Haleakala Sunrise and Bike Tour

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Have you ever seen a Haleakala sunrise? Let me show it to you:

Honestly, my crappy/ shaky video doesn’t do it the least bit of justice.

They say that, from atop the Haleakala crater in Maui, you can see the most beautiful sunrise ever. By “they” I mean Google, of course.

But one should never take Google results for granted, yes?

I had to see this legendary sunrise for myself, so before leaving for Hawaii, I booked a “sunrise tour” with Maui Sunriders bike company. These tours are part van ride (with a guide), part bike ride (without). Here’s how they work:

  • you meet up at the bike shop at 3 a.m.;
  • they drive you to the top of the crater by 6 a.m. or so (it’s a long and winding road, taking you from sea level up to just about 10,000 feet altitude);
  • you spend the next 30 minutes or so in awe of Mother Nature;
  • meet back at the van, to be driven down to about 6,500 feet altitude;
  • you are given a bike;
  • van leaves, and you bike down back to the shop – on your own time, at your own pace;
  • the ride is supposedly 26 miles long, but my RunKeeper measured 23.7, so let’s call it 24.

It’s an amazing experience and absolutely worth the $90 or so per person (gratuity not included, you will be reminded several times).

I mean, that’s about as much as your average half marathon – and the bike ride itself takes about two hours, so there you go. On top of that, you get to experience what I have now confirmed to be the most beautiful sunrise ever.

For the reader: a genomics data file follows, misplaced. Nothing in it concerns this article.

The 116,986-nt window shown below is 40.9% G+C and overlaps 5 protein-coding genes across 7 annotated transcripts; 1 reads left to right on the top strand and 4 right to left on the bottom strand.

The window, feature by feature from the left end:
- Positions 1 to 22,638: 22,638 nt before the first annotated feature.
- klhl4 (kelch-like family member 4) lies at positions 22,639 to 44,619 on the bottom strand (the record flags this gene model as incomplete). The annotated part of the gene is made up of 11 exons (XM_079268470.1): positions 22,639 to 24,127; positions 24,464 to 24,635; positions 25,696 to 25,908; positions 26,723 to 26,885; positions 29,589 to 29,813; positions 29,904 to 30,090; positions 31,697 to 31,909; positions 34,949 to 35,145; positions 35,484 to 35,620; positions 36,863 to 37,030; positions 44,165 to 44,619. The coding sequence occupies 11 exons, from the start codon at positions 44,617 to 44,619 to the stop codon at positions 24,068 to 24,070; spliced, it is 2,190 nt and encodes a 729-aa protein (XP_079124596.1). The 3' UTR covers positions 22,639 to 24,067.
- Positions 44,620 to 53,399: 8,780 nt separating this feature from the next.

[click for larger size]

Though again: photos do not do it justice. It really is something to experience yourself — and absolutely worth the 2 a.m. wake-up call!

You know what else isn’t done justice in these photos? The frig-gggggg-ging cold!!

You start at sea level, where it’s 80 degrees — OK, maybe 70 at 3 a.m. Up there? 30 at best before sunrise. (And you do get there about 30 minutes before the sun comes up!)


HusbandRuns mocked me for dragging two thick comforters with us — and even questioned my advice to change the shorts for something warmer. Let me just say that he was very, very grateful to have married such a wise woman, who on top of her infinite wisdom (or because of it?) loves to research the heck out of just about everything.

If you ever do this Haleakala sunrise thing, be sure to take your warmest clothes — and a thick blanket on top! We were among the few who did and were able to snag the best “seats” in the house — for the best views!

Because we weren’t as freezing as everyone else, we were also the last ones to make it back to the van, after playing photographer for a good number of couples (some of them were on their honeymoon, awwwwww!).

After a quick ride down, Remy (our tour guide) dropped us off right outside Haleakala National Park and we started our 24-mile bike ride winding from 6,500 feet altitude down to sea level.

We breezed through in two hours, including stopping for breakfast, and several more times to take photos.

Because you go downhill all the time, there is basically no pedaling involved, except for one tiny little hill (more like a bump). We were told this ride has been done in as few as 45 minutes, and the average speed for bikers is about 30-40 mph.

Not us: I’m more of a turtle than a hare, and my fingers grew tired from pressing on the brakes all the time. (No, really. All the time.)

But our glacial pace allowed us to enjoy the crisp air and wonderful views.

If you ever find yourself on Maui, do yourself a favor: book a ride to Haleakala, then bike down on your own. Both are experiences of a lifetime!

Today’s run bike ride:

And the elevation chart, lest you get unduly impressed by our distance or time or anything:

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